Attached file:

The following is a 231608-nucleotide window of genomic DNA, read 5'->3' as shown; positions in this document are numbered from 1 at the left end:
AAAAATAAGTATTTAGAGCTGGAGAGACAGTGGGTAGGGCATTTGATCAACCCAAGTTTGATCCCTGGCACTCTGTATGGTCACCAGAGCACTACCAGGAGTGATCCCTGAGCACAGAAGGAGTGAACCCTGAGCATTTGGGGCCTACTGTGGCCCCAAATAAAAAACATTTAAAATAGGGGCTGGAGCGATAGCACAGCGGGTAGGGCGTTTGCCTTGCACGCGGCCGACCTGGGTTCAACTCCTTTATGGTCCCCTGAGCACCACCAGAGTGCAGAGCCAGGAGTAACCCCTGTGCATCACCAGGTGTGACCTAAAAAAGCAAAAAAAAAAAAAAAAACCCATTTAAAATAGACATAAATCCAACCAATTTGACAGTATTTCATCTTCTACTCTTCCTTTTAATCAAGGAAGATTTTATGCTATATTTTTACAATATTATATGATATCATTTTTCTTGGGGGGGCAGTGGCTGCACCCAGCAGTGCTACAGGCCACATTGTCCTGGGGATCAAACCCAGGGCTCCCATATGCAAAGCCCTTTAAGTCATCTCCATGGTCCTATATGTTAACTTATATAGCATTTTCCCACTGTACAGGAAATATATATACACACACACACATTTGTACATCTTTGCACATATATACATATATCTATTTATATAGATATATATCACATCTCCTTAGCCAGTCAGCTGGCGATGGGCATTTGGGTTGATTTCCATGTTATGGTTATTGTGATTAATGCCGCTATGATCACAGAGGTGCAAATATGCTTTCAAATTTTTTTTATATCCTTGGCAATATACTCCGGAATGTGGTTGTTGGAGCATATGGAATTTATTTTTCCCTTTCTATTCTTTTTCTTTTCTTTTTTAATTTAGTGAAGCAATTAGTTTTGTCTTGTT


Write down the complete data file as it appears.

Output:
The following is a 231608-nucleotide window of genomic DNA, read 5'->3' as shown; positions in this document are numbered from 1 at the left end:
AAAAATAAGTATTTAGAGCTGGAGAGACAGTGGGTAGGGCATTTGATCAACCCAAGTTTGATCCCTGGCACTCTGTATGGTCACCAGAGCACTACCAGGAGTGATCCCTGAGCACAGAAGGAGTGAACCCTGAGCATTTGGGGCCTACTGTGGCCCCAAATAAAAAACATTTAAAATAGGGGCTGGAGCGATAGCACAGCGGGTAGGGCGTTTGCCTTGCACGCGGCCGACCTGGGTTCAACTCCTTTATGGTCCCCTGAGCACCACCAGAGTGCAGAGCCAGGAGTAACCCCTGTGCATCACCAGGTGTGACCTAAAAAAGCAAAAAAAAAAAAAAAAACCCATTTAAAATAGACATAAATCCAACCAATTTGACAGTATTTCATCTTCTACTCTTCCTTTTAATCAAGGAAGATTTTATGCTATATTTTTACAATATTATATGATATCATTTTTCTTGGGGGGGCAGTGGCTGCACCCAGCAGTGCTACAGGCCACATTGTCCTGGGGATCAAACCCAGGGCTCCCATATGCAAAGCCCTTTAAGTCATCTCCATGGTCCTATATGTTAACTTATATAGCATTTTCCCACTGTACAGGAAATATATATACACACACACACATTTGTACATCTTTGCACATATATACATATATCTATTTATATAGATATATATCACATCTCCTTAGCCAGTCAGCTGGCGATGGGCATTTGGGTTGATTTCCATGTTATGGTTATTGTGATTAATGCCGCTATGATCACAGAGGTGCAAATATGCTTTCAAATTTTTTTTATATCCTTGGCAATATACTCCGGAATGTGGTTGTTGGAGCATATGGAATTTATTTTTCCCTTTCTATTCTTTTTCTTTTCTTTTTTAATTTAGTGAAGCAATTAGTTTTGTCTTGTT